In a pooled safety analysis from the pivotal DMF phase three trials, flushing was identified as the most common side effect. Flushing, occurring in more than 40% of patients, and gastrointestinal side effects were the most common adverse events (Figure 2). 34. However, discontinuations for these events were infrequent. In a five-year analysis of ENDORSE, which is a long-term extension study of patients enrolled in DEFINE and CONFIRM, there have been no new or unexpected adverse events.35 However, there have been rare cases of progressive multifocal leukoencephalopathy (PML) in patients taking DMF. The risk appears to be largely restricted to those exposed to another agent associated with PML or those with prolonged lymphopenia defined as <500 cells/μL.36,37

In the absence of randomized trials, several studies have undertaken comparisons of teriflunomide and DMF using real-world data. These have yielded mixed results. In one study that compared 50 RRMS patients on teriflunomide to 50 patients on DMF across a variety of clinical and MRI endpoints, the drugs were similar for most endpoints although teriflunomide was associated with greater protection against brain atrophy at the end of two years.38 In another, the proportion of patients with at least one new T2 lesion on MRI was lower on DMF, although, again, clinical measures of efficacy did not differ significantly.39 Neither study was randomized and so uncontrolled for issues that affect adherence, such as adverse events or convenience of dosing.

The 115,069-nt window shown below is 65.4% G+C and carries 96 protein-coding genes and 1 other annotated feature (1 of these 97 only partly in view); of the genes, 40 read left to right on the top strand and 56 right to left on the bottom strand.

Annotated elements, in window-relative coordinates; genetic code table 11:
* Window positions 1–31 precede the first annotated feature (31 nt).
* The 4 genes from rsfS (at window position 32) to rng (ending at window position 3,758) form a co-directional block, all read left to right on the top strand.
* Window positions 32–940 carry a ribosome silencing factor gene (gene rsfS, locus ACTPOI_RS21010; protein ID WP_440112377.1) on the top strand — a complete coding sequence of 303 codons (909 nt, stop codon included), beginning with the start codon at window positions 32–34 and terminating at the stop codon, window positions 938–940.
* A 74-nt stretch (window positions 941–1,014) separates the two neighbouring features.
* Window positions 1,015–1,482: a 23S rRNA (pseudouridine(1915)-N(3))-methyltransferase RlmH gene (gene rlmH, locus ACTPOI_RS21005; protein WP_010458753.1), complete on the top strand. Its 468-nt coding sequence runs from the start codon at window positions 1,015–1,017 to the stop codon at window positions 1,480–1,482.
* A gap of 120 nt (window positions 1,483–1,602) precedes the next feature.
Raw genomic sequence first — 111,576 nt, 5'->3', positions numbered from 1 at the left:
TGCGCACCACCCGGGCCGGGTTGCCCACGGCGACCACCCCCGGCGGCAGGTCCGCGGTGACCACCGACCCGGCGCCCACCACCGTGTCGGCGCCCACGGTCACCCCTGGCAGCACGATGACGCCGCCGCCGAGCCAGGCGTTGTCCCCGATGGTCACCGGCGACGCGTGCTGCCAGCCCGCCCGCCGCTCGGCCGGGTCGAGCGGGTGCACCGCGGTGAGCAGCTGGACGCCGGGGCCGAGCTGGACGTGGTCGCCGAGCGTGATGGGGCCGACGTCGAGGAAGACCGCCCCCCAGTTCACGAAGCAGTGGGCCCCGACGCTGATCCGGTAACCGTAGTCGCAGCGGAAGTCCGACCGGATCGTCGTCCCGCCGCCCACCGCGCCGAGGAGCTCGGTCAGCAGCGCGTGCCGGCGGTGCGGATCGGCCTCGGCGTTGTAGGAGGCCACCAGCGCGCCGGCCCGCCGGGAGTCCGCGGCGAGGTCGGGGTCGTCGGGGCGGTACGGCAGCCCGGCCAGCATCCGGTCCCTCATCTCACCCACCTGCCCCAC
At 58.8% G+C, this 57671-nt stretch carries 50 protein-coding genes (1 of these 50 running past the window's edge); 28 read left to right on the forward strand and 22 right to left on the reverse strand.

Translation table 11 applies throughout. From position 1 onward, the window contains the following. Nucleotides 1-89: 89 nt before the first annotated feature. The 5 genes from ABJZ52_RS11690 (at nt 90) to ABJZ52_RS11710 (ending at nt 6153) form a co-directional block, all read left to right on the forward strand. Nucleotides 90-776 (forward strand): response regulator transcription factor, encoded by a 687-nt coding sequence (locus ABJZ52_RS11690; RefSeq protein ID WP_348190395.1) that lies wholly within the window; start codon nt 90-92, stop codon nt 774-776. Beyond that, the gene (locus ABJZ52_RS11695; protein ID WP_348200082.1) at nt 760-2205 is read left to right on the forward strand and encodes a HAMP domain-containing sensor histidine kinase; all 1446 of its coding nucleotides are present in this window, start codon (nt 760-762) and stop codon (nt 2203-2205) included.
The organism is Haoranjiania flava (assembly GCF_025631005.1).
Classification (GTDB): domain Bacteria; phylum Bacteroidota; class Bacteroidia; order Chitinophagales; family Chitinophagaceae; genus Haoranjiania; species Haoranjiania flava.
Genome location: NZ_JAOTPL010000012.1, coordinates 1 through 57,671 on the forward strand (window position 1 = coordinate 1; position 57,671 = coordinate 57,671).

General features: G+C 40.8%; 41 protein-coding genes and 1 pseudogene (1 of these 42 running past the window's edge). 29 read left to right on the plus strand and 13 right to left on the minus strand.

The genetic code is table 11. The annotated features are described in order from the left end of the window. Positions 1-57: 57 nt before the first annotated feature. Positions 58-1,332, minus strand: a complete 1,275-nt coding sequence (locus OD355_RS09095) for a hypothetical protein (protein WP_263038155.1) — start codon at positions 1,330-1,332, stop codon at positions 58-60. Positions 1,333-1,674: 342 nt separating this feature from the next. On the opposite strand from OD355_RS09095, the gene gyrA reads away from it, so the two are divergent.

Individualization of Therapy: Making Appropriate Choices

The expansion of therapeutic options has facilitated individualization of therapy. Patient goals and preferences vary and should inform initial and subsequent treatment choices. Although oral immunomodulators are safe and appropriate for first-line treatment, a patient might reasonably prefer an injectable immunomodulator for any of several reasons including freedom from daily dosing. Conversely, a substantial proportion of individuals with mild-to-moderate RRMS might select an oral therapy if it is perceived as better tolerated. Although none of the oral therapies are free of adverse events, these agents have an acceptable long-term safety profile.